I saw Arctic sea ice for the first time almost exactly a year ago. The floes continued to the horizon, bright white shards embedded in dark water under a sky that was darkest and most brooding where the two met.
There was new ice forming in the open water amid the older floes. Sometimes this ice was so thin that it was more a matrix of congealing crystals than a brittle sheet. Waves rolled through as perfect hills and valleys, silent bands of light and shadow. Bubbles under the ice darted around like white fish.
I tell you this because I want you to know the ice as I now know it — not bleak and unbroken, but dynamic and arresting. Something like fire. For who can wrest their eyes from the specter of flames?
Some tell me I am lucky to have seen the Arctic Ocean “before it is gone.” They are wrong, of course. Climate change has profoundly altered the Arctic already, as Native people have been telling us for decades. Arctic sea ice extent reached its annual minimum last week at its second-lowest area ever measured.
When I was on that ship in the Arctic, I worked at a winch raising and lowering a probe that measures the ocean’s temperature and salinity. Every hour I downloaded a new swath of data. What I saw alarmed me. There were puddles of warm subsurface water oozing across the Beaufort Sea. While the existence, and increasing heat content, of this warm layer are known, I was still unprepared to see the warm temperature spikes lurking below the ocean surface. Part of the allure of doing science is learning things that no one has known before. I wondered if my career would be a macabre version of this privilege, an onslaught of data showing how much the ocean has already changed.
This year I am not in the Arctic, but in Seattle where I am a Ph.D. student. In some ways these two Septembers of my life could not be more different from each other — a year of fire and a year of ice. Yet each has been marked by the undeniable signs of accelerating calamity.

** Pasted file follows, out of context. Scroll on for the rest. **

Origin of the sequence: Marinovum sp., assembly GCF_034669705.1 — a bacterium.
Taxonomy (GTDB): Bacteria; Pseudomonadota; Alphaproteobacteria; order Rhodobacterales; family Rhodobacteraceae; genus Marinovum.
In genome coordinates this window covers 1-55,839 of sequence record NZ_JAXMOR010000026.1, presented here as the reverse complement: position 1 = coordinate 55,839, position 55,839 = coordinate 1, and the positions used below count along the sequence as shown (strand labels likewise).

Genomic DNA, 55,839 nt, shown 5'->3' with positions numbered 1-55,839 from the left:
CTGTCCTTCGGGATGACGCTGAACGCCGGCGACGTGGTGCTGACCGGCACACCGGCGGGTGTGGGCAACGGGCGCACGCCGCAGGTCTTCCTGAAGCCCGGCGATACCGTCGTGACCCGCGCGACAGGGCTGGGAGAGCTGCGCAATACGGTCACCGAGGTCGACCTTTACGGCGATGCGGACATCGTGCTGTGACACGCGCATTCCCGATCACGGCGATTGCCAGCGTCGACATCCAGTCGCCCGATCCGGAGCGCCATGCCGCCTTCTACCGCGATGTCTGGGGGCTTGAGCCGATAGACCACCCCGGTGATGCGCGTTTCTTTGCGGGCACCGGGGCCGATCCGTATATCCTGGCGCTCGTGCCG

The record-setting wildfires burning the West Coast have been called a climate wake-up call. How many such wake-up calls have we had? Those of us who are not immediately threatened by the fires are, I think, experiencing something akin to the dissonance of watching those warm ocean temperatures cross my computer screen. We are not fleeing; we are simply living with smoke. It’s less like holding a grenade and more like holding something that has already been torn from the soil and is now wilting.
As smoke choked Seattle for much of the last two weeks, there were periods when I could think only of the acrid sky and periods when, like usual, I analyzed the data collected in that distant ocean. I looked out at what could be a thick Pacific Northwest fog if not for its mustard tint. I looked back at the ocean temperatures on my screen. Sadness and fear rose and fell in me like the tide.
Is this what it is to live with climate change? To carry on as normal even though nothing is normal, even though my head aches from breathing smoke?
Events like these — fires, an Arctic of shriveled ice — make climate change feel most acute. Yet even when we are not living in smoke, we are still living with climate change. The roar subsides to a sigh, but it does not go silent. Listen, as if you were listening through the wind for the sound of waves slithering up and down the beach. It’s unmistakable.
Laura Crews is a Ph.D. student in oceanography at the University of Washington and a 2010 graduate of South Anchorage High School.
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